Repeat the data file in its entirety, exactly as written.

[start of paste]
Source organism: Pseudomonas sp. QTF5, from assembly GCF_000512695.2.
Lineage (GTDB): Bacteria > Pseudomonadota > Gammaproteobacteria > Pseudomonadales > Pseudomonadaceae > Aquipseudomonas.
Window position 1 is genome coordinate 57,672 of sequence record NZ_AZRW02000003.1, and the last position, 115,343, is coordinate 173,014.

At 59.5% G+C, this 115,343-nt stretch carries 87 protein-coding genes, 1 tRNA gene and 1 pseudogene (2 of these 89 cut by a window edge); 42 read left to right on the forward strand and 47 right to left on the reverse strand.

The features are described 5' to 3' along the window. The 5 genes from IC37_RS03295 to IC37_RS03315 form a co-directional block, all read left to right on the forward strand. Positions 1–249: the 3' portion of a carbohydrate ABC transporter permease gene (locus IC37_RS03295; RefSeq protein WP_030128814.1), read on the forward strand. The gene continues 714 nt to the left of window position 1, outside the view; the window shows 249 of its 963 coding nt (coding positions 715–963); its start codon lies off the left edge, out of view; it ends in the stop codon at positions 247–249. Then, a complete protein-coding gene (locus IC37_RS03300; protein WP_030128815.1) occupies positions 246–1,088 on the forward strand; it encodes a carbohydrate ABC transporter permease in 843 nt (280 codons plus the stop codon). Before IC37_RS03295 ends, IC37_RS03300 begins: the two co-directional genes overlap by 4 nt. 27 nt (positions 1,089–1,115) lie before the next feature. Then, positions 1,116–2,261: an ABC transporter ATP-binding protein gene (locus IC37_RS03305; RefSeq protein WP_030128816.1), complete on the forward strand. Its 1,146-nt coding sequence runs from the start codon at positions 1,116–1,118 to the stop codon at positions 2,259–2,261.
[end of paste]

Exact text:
Source organism: Pseudomonas sp. QTF5, from assembly GCF_000512695.2.
Lineage (GTDB): Bacteria > Pseudomonadota > Gammaproteobacteria > Pseudomonadales > Pseudomonadaceae > Aquipseudomonas.
Window position 1 is genome coordinate 57,672 of sequence record NZ_AZRW02000003.1, and the last position, 115,343, is coordinate 173,014.

At 59.5% G+C, this 115,343-nt stretch carries 87 protein-coding genes, 1 tRNA gene and 1 pseudogene (2 of these 89 cut by a window edge); 42 read left to right on the forward strand and 47 right to left on the reverse strand.

The features are described 5' to 3' along the window. The 5 genes from IC37_RS03295 to IC37_RS03315 form a co-directional block, all read left to right on the forward strand. Positions 1–249: the 3' portion of a carbohydrate ABC transporter permease gene (locus IC37_RS03295; RefSeq protein WP_030128814.1), read on the forward strand. The gene continues 714 nt to the left of window position 1, outside the view; the window shows 249 of its 963 coding nt (coding positions 715–963); its start codon lies off the left edge, out of view; it ends in the stop codon at positions 247–249. Then, a complete protein-coding gene (locus IC37_RS03300; protein WP_030128815.1) occupies positions 246–1,088 on the forward strand; it encodes a carbohydrate ABC transporter permease in 843 nt (280 codons plus the stop codon). Before IC37_RS03295 ends, IC37_RS03300 begins: the two co-directional genes overlap by 4 nt. 27 nt (positions 1,089–1,115) lie before the next feature. Then, positions 1,116–2,261: an ABC transporter ATP-binding protein gene (locus IC37_RS03305; RefSeq protein WP_030128816.1), complete on the forward strand. Its 1,146-nt coding sequence runs from the start codon at positions 1,116–1,118 to the stop codon at positions 2,259–2,261.